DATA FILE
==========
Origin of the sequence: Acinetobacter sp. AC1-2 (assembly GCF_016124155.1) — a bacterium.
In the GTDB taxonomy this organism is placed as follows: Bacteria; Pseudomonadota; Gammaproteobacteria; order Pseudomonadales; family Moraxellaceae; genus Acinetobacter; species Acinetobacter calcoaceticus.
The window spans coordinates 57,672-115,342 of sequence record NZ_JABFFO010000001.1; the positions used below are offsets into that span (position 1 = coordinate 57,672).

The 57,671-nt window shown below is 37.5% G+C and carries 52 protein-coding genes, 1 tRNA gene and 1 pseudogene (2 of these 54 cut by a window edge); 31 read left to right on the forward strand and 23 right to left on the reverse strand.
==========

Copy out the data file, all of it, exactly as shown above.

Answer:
Origin of the sequence: Acinetobacter sp. AC1-2 (assembly GCF_016124155.1) — a bacterium.
In the GTDB taxonomy this organism is placed as follows: Bacteria; Pseudomonadota; Gammaproteobacteria; order Pseudomonadales; family Moraxellaceae; genus Acinetobacter; species Acinetobacter calcoaceticus.
The window spans coordinates 57,672-115,342 of sequence record NZ_JABFFO010000001.1; the positions used below are offsets into that span (position 1 = coordinate 57,672).

The 57,671-nt window shown below is 37.5% G+C and carries 52 protein-coding genes, 1 tRNA gene and 1 pseudogene (2 of these 54 cut by a window edge); 31 read left to right on the forward strand and 23 right to left on the reverse strand.